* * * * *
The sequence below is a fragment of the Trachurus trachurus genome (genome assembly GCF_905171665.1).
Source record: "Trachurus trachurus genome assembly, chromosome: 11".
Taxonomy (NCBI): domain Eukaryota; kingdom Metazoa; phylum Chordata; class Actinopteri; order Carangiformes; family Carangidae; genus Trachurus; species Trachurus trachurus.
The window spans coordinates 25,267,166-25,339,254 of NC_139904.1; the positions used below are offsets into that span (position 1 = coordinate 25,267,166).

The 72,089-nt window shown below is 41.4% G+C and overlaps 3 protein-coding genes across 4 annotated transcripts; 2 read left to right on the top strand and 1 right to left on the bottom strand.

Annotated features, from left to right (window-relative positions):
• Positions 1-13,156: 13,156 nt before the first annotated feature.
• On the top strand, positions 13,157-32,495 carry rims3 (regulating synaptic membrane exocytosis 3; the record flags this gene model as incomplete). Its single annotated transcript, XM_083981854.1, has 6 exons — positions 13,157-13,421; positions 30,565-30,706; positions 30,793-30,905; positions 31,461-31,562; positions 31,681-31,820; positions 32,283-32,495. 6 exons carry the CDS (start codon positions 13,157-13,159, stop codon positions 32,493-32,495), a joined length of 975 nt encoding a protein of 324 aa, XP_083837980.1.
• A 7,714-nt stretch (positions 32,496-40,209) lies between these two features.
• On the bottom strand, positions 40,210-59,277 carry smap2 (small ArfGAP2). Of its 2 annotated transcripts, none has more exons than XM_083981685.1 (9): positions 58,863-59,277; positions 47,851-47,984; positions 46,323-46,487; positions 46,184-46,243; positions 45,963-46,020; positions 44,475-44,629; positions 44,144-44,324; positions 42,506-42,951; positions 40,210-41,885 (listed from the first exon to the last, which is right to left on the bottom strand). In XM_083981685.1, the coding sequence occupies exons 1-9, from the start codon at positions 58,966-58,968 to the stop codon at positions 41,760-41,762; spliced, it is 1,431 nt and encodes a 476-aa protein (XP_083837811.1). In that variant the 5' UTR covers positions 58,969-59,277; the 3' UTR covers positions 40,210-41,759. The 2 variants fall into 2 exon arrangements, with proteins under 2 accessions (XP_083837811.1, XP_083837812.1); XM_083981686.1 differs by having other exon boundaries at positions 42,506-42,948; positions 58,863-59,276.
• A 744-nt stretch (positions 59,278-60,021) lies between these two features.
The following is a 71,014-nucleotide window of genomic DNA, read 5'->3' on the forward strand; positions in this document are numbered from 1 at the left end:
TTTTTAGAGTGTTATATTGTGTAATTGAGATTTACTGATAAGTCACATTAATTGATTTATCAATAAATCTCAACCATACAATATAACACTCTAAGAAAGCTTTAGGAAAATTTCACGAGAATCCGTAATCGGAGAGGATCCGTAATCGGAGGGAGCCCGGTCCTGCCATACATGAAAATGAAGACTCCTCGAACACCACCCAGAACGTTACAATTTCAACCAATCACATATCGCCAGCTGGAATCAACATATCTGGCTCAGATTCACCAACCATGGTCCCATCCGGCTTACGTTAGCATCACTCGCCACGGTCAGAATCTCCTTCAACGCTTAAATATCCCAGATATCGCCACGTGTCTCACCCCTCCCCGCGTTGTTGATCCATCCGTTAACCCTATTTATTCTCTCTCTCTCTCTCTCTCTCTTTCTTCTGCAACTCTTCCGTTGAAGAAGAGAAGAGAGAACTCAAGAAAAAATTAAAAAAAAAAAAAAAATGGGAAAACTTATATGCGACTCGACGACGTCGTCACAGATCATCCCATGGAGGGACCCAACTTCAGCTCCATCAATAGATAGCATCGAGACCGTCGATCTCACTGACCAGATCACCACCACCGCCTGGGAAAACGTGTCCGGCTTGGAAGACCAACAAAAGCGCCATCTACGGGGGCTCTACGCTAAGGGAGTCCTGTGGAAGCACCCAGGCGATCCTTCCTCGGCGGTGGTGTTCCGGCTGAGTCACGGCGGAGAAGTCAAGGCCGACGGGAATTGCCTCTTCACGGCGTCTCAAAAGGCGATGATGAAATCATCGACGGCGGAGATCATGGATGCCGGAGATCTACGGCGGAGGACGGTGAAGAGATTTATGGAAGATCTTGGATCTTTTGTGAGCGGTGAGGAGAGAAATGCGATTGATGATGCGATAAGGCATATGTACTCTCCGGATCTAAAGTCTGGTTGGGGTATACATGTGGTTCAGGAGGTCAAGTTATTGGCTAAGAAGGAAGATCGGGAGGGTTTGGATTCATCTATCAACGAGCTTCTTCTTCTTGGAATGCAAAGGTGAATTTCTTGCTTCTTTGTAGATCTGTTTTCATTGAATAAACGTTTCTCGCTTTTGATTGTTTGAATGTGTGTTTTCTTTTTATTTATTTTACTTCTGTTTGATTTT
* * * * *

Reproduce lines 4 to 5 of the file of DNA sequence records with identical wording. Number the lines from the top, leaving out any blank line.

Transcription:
The window spans coordinates 25,267,166-25,339,254 of NC_139904.1; the positions used below are offsets into that span (position 1 = coordinate 25,267,166).

The 72,089-nt window shown below is 41.4% G+C and overlaps 3 protein-coding genes across 4 annotated transcripts; 2 read left to right on the top strand and 1 right to left on the bottom strand.